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    American Samoa Geography - 1990

      Total area: 199 km2
      land area: 199 km2

      Comparative area: slightly larger than Washington, DC

      Land boundaries: none

      Coastline: 116 km

      Maritime claims:

      Contiguous zone: 12 nm;

      Continental shelf: 200 m;

      Extended economic zone: 200 nm;

      Territorial sea: 12 nm

      Climate: tropical marine, moderated by southeast trade winds; annual rainfall averages 124 inches; rainy season from November to April, dry season from May to October; little seasonal temperature variation

      Terrain: five volcanic islands with rugged peaks and limited coastal plains, two coral atolls

      Natural resources: pumice and pumicite

      Land use: 10% arable land; 5% permanent crops; 0% meadows and pastures; 75% forest and woodland; 10% other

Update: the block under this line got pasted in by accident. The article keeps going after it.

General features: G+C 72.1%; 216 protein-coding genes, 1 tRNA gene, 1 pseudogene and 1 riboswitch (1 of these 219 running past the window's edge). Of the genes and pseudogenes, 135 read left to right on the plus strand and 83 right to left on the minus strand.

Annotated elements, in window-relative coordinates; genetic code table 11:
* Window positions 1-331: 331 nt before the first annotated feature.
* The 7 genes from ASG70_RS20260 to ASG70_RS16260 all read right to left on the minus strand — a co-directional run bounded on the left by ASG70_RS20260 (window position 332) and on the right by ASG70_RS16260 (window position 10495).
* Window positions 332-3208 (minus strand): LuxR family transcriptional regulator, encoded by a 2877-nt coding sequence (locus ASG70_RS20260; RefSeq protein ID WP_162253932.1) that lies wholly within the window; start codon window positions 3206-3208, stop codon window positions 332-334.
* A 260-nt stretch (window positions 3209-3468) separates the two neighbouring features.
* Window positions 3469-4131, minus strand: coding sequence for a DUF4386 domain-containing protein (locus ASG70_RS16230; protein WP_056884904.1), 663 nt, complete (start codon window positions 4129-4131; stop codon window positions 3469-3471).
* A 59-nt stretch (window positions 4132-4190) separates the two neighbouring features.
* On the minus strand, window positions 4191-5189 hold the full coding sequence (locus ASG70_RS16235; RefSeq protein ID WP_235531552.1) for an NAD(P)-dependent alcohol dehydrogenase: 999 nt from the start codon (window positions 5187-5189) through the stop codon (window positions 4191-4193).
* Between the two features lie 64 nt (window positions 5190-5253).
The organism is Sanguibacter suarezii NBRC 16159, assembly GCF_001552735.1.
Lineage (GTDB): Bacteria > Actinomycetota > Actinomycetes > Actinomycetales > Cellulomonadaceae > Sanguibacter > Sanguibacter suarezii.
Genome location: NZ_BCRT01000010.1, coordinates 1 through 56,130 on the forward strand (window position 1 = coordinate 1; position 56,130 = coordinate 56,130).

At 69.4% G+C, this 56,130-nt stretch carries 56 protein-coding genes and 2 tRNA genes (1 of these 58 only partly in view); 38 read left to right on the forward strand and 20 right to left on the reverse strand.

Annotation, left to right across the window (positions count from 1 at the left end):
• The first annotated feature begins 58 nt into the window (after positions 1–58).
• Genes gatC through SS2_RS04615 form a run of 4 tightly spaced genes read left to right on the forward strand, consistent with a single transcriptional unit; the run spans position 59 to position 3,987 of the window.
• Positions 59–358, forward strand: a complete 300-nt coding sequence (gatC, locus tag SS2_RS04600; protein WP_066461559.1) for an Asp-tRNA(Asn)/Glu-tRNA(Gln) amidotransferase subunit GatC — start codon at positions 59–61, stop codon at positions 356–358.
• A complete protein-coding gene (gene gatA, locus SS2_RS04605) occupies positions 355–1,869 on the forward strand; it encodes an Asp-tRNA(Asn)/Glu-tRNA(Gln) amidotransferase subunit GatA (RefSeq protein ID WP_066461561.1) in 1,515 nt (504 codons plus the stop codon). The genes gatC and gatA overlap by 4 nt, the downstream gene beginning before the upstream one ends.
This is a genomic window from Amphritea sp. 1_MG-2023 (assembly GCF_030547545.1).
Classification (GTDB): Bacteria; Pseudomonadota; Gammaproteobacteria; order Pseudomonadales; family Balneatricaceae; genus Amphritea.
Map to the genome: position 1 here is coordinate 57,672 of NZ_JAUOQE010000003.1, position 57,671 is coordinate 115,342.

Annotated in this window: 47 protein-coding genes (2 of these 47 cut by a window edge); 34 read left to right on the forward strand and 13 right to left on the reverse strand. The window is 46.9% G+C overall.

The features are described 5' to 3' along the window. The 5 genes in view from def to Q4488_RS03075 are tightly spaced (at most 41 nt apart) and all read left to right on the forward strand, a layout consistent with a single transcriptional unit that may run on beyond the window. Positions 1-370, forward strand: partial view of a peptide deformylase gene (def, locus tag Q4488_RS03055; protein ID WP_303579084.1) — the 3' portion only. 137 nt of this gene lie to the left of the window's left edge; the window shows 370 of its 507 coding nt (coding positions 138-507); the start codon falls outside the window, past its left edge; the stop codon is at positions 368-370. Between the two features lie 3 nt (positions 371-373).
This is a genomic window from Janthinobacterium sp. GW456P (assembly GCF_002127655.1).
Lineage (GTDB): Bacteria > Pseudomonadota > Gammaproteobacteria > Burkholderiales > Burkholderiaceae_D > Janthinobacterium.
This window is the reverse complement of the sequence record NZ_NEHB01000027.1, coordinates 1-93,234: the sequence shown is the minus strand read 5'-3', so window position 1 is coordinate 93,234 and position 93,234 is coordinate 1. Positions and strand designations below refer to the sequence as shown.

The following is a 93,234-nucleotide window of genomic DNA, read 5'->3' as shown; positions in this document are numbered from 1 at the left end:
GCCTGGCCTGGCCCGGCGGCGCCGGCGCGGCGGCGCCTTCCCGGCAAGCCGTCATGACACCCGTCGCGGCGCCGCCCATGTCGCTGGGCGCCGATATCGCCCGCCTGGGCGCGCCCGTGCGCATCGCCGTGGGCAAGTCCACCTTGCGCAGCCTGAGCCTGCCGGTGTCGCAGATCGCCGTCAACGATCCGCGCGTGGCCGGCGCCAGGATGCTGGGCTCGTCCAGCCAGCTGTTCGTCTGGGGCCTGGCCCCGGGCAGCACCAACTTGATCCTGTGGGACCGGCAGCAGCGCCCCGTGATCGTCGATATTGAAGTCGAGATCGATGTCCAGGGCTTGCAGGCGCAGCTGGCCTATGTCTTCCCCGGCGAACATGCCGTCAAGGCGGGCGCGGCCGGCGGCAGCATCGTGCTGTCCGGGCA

Environment: typhoons common from December to March

      Note: Pago Pago has one of the best natural deepwater harbors in the South Pacific Ocean, sheltered by shape from rough seas and protected by peripheral mountains from high winds; strategic location about 3,700 km south-southwest of Honolulu in the South Pacific Ocean about halfway between Hawaii and New Zealand

      NOTE: The information regarding American Samoa on this page is re-published from the 1990 World Fact Book of the United States Central Intelligence Agency. No claims are made regarding the accuracy of American Samoa Geography 1990 information contained here. All suggestions for corrections of any errors about American Samoa Geography 1990 should be addressed to the CIA.

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    Revised 07-Feb-03
    Copyright © 2003 Photius Coutsoukis (all rights reserved)